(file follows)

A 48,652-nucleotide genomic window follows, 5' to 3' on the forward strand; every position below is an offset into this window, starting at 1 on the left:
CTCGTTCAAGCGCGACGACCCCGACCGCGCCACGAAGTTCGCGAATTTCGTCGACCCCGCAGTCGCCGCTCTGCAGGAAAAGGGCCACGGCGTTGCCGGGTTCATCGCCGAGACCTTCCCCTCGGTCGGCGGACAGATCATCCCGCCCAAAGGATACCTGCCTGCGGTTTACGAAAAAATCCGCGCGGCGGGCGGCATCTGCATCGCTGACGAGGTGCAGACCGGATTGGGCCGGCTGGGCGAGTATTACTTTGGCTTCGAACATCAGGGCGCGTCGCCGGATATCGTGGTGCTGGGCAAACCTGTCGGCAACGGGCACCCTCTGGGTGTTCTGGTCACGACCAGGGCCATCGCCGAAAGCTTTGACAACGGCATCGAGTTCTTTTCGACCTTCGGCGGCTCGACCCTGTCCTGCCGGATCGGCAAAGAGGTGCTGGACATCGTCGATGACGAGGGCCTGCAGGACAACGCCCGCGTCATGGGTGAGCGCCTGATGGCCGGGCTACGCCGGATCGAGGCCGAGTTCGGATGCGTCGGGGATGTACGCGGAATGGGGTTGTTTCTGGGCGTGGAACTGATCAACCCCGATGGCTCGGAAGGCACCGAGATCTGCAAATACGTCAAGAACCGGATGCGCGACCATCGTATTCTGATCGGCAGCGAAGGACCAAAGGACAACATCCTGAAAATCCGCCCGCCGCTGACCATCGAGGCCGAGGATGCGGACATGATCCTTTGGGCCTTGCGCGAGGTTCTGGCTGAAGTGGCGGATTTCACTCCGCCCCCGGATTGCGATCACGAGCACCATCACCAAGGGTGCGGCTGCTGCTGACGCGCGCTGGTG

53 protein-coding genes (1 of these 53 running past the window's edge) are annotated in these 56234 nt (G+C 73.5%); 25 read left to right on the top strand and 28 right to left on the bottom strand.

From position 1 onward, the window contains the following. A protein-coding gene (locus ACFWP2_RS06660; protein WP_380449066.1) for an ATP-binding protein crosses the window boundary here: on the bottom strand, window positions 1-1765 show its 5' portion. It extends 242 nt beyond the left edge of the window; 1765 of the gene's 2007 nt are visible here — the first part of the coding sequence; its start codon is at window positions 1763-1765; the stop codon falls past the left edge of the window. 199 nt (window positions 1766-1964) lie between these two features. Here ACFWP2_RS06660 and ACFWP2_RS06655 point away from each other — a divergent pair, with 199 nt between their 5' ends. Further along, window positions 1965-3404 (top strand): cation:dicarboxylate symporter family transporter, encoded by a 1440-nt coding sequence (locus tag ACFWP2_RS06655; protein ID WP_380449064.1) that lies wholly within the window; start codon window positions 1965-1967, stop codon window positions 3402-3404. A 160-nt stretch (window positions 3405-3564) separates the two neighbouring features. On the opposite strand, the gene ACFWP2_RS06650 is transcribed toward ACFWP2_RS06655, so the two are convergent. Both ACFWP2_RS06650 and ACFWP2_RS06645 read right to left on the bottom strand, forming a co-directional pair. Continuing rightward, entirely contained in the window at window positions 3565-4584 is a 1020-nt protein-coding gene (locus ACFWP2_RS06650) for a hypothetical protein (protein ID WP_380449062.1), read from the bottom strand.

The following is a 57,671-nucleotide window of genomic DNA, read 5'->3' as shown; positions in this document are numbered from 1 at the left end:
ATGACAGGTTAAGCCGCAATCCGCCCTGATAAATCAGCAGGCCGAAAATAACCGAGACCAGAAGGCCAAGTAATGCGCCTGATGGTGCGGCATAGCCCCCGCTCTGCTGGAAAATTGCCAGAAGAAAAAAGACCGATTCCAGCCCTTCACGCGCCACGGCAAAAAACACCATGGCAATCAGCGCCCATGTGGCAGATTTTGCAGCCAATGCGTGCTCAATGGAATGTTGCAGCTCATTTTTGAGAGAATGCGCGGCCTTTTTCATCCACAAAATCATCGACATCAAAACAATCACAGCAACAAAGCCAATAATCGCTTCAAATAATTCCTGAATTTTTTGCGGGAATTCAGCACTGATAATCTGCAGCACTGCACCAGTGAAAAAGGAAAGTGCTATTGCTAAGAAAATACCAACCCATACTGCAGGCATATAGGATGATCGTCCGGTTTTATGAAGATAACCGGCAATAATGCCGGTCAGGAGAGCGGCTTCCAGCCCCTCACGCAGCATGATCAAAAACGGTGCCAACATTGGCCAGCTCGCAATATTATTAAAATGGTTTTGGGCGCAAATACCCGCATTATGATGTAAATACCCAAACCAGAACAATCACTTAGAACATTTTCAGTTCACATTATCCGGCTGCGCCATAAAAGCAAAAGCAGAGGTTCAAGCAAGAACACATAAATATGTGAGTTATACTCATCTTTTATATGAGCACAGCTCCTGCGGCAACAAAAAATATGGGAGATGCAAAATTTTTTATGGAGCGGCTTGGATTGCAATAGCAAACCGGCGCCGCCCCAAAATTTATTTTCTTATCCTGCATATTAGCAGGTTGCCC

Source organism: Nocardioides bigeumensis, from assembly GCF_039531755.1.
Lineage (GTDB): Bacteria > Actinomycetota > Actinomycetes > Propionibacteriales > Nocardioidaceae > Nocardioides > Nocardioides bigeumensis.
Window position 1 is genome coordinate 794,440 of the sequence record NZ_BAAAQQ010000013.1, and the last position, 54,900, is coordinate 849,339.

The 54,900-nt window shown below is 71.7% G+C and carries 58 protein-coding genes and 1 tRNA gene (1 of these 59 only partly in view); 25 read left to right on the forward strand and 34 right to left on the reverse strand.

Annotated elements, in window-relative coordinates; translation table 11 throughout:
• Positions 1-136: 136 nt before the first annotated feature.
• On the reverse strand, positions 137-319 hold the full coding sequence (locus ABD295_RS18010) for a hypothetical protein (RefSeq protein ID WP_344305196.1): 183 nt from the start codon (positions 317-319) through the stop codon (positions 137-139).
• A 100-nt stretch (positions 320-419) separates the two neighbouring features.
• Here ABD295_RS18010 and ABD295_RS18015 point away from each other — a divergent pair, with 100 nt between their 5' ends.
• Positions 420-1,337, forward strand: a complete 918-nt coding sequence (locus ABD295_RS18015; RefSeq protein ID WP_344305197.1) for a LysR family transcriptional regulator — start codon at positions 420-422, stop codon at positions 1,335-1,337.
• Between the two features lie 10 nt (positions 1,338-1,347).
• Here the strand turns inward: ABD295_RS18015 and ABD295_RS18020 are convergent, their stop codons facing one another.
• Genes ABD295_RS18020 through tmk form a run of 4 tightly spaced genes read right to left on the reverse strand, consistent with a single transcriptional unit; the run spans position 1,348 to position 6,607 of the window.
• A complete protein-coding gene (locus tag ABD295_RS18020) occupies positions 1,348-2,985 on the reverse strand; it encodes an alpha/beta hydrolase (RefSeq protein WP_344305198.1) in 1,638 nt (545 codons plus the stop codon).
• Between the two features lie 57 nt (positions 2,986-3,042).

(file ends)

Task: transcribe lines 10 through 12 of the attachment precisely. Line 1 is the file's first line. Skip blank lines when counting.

The 54,900-nt window shown below is 71.7% G+C and carries 58 protein-coding genes and 1 tRNA gene (1 of these 59 only partly in view); 25 read left to right on the forward strand and 34 right to left on the reverse strand.

Annotated elements, in window-relative coordinates; translation table 11 throughout:
• Positions 1-136: 136 nt before the first annotated feature.